Montcalm and Wolfe eBook

This eBook from the Gutenberg Project consists of approximately 771 pages of information about Montcalm and Wolfe.
en abondance toute la nuit de tout genre et de toute espece et on ne se retira qu’a sept heures du matin.  Pour moi qui ay quitte le sejour de Quebec, Je me couchai de bonne heure.  J’avais eu ce jour-la huit dames a souper et ce souper etait dedie a Mad.  Varin.  Demain j’en aurai une demi douzaine.  Je ne sais encore a qui il est dedie, Je suis tente de croire que c’est a La Roche Beaucourt Le galant Chev’r. nous donne encore un bal.”

Appendix F

Chapter 15.  Fort William Henry

WEBB TO LOUDON, FORT EDWARD, 11 AUG. 1757.

Public Record Office. (Extract.)

“On leaving the Camp Yesterday Morning they [the English soldiers] were stript by the Indians of everything they had both Officers and Men the Women and Children drag’d from among them and most inhumanly butchered before their faces, the party of about three hundred Men which were given them as an escort were during this time quietly looking on, from this and other circumstances we are too well convinced these barbarities must have been connived at by the French.  After having destroyed the women and children they fell upon the rear of our Men who running in upon the Front soon put the whole to a most precipitate flight in which confusion part of them came into this Camp about two o’Clock yesterday morning in a most distressing situation, and have continued dropping in ever since, a great many men and we are afraid several Officers were massacred.”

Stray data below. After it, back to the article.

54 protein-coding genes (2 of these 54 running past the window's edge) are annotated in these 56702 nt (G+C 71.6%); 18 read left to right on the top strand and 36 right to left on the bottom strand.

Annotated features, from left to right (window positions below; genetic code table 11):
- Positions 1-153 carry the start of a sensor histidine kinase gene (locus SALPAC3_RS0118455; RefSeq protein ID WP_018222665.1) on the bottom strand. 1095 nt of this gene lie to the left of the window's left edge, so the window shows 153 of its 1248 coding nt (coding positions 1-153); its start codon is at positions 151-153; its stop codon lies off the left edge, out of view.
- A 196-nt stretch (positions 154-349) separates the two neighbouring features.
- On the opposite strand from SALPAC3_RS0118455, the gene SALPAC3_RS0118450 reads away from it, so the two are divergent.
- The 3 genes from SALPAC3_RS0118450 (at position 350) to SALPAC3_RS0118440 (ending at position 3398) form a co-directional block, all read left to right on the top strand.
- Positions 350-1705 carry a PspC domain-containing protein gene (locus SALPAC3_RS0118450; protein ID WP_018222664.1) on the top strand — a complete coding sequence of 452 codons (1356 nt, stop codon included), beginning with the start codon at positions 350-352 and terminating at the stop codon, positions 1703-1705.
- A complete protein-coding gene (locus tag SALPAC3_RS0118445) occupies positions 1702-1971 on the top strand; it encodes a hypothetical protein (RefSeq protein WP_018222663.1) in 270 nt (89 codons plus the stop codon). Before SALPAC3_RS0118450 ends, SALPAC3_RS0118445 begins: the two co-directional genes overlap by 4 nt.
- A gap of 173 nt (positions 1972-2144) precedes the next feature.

The above is independent of the testimony of Frye, who did not reach Fort Edward till the day after Webb’s letter was written.

FRYE TO THOMAS HUBBARD, SPEAKER OF THE HOUSE OF REPRESENTATIVES OF MASSACHUSETTS, ALBANY, 16 AUG. 1757.

Public Record Office. (Extract.)

“We did not march till ye 10th at which time the Savages were let loose upon us, Strips, Kills, & Scalps our people drove them into Disorder Rendered it impossible to Rally, the French Gaurds we were promised shou’d Escort us to Fort Edward Could or would not protect us so that there Opened the most horrid Scene of Barbarity immaginable, I was strip’d myself of my Arms & Cloathing that I had nothing left but Briches Stockings Shoes & Shirt, the Indians round me with their Tomehawks Spears &c threatening Death I flew to the Officers of the French Gaurds for Protection but they would afford me none, therefore was Oblig’d to fly and was in the woods till the 12th in the Morning of which I arriv’d at Fort Edward almost Famished ... with what of Fatigue Starving &c I am obliged to break off but as soon as I can Recollect myself shall write to you more fully.”

FRYE, JOURNAL OF THE ATTACK OF FORT WILLIAM HENRY.

Public Record Office. (Extract.)

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Montcalm and Wolfe from Project Gutenberg. Public domain.
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